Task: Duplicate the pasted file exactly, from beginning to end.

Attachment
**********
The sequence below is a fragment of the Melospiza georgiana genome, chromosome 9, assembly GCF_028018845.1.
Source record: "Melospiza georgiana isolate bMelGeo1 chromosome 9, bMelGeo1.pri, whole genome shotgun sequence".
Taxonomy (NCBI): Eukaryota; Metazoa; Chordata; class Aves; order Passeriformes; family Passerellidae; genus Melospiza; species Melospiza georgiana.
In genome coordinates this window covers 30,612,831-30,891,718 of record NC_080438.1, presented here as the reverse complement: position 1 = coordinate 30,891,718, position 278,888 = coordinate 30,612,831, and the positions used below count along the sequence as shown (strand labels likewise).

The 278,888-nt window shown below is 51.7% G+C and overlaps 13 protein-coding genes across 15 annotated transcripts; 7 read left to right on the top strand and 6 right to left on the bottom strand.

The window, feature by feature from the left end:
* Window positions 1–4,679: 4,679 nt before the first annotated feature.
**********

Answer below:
The sequence below is a fragment of the Melospiza georgiana genome, chromosome 9, assembly GCF_028018845.1.
Source record: "Melospiza georgiana isolate bMelGeo1 chromosome 9, bMelGeo1.pri, whole genome shotgun sequence".
Taxonomy (NCBI): Eukaryota; Metazoa; Chordata; class Aves; order Passeriformes; family Passerellidae; genus Melospiza; species Melospiza georgiana.
In genome coordinates this window covers 30,612,831-30,891,718 of record NC_080438.1, presented here as the reverse complement: position 1 = coordinate 30,891,718, position 278,888 = coordinate 30,612,831, and the positions used below count along the sequence as shown (strand labels likewise).

The 278,888-nt window shown below is 51.7% G+C and overlaps 13 protein-coding genes across 15 annotated transcripts; 7 read left to right on the top strand and 6 right to left on the bottom strand.

The window, feature by feature from the left end:
* Window positions 1–4,679: 4,679 nt before the first annotated feature.